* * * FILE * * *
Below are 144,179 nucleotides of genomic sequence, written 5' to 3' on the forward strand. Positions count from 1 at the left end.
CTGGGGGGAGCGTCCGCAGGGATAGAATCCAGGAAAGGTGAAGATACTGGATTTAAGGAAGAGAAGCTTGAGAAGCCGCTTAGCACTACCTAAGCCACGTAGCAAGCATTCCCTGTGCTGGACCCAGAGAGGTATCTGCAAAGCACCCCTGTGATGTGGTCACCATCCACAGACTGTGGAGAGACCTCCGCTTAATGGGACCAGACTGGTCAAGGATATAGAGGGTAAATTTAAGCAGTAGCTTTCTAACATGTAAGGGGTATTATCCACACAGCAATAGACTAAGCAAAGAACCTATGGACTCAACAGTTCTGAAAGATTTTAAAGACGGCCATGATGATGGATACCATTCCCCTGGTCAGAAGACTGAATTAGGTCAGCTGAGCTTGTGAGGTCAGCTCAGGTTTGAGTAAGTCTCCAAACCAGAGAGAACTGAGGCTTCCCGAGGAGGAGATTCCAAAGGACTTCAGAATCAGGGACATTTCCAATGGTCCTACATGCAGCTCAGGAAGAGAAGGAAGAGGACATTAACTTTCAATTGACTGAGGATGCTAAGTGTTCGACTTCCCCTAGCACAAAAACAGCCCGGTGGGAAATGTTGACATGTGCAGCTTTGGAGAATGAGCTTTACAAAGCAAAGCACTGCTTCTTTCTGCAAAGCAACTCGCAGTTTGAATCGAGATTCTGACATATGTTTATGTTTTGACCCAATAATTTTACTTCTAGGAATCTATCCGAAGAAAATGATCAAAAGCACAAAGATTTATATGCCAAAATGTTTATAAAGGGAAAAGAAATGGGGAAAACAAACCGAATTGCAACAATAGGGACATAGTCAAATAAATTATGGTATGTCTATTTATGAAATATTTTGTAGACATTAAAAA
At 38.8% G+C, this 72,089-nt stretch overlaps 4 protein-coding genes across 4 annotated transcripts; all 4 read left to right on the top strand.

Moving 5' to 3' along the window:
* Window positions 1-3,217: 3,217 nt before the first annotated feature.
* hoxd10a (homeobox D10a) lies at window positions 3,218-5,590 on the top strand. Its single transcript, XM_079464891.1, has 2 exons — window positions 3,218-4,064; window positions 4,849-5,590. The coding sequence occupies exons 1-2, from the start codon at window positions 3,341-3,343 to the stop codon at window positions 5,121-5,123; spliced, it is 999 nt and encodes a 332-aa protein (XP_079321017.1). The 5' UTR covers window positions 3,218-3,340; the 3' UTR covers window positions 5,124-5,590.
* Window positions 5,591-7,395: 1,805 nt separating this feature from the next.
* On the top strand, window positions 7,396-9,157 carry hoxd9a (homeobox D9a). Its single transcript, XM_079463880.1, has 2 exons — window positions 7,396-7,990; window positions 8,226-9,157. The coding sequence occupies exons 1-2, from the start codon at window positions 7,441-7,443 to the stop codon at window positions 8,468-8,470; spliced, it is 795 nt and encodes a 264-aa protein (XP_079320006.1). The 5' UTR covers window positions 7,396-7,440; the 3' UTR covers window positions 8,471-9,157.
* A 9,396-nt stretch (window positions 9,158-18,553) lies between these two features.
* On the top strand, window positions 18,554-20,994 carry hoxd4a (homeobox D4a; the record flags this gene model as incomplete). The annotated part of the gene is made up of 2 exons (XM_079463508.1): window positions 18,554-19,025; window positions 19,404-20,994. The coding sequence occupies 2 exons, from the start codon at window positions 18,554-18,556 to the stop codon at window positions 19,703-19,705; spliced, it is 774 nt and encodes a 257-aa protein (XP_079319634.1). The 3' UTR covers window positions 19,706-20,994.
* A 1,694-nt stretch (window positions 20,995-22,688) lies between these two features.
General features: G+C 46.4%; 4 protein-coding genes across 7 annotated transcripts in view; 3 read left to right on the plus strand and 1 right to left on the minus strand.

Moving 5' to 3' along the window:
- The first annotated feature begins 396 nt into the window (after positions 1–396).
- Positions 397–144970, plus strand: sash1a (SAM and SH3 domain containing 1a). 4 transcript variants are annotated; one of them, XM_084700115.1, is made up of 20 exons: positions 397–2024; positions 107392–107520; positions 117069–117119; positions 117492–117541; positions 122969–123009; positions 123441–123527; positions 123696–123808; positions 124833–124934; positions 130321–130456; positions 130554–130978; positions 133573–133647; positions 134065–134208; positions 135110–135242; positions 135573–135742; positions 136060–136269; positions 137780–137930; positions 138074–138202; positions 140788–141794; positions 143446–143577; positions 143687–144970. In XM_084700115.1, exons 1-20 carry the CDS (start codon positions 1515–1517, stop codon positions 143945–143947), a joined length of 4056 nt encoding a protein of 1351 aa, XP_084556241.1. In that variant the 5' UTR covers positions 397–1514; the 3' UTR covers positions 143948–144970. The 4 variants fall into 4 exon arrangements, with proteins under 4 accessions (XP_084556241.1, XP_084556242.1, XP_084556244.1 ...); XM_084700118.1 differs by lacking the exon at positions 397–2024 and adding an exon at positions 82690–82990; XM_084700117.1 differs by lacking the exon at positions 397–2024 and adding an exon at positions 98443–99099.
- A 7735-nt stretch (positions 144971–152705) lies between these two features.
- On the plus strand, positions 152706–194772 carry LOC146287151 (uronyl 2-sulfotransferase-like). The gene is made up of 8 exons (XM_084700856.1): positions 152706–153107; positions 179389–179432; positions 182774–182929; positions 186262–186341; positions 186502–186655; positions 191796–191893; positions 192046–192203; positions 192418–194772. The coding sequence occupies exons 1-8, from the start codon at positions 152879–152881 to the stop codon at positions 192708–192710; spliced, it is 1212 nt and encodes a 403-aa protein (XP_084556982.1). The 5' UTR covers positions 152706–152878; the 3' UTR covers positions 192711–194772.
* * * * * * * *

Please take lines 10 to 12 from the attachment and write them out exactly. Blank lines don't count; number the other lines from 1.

* On the top strand, window positions 18,554-20,994 carry hoxd4a (homeobox D4a; the record flags this gene model as incomplete). The annotated part of the gene is made up of 2 exons (XM_079463508.1): window positions 18,554-19,025; window positions 19,404-20,994. The coding sequence occupies 2 exons, from the start codon at window positions 18,554-18,556 to the stop codon at window positions 19,703-19,705; spliced, it is 774 nt and encodes a 257-aa protein (XP_079319634.1). The 3' UTR covers window positions 19,706-20,994.
* A 1,694-nt stretch (window positions 20,995-22,688) lies between these two features.
General features: G+C 46.4%; 4 protein-coding genes across 7 annotated transcripts in view; 3 read left to right on the plus strand and 1 right to left on the minus strand.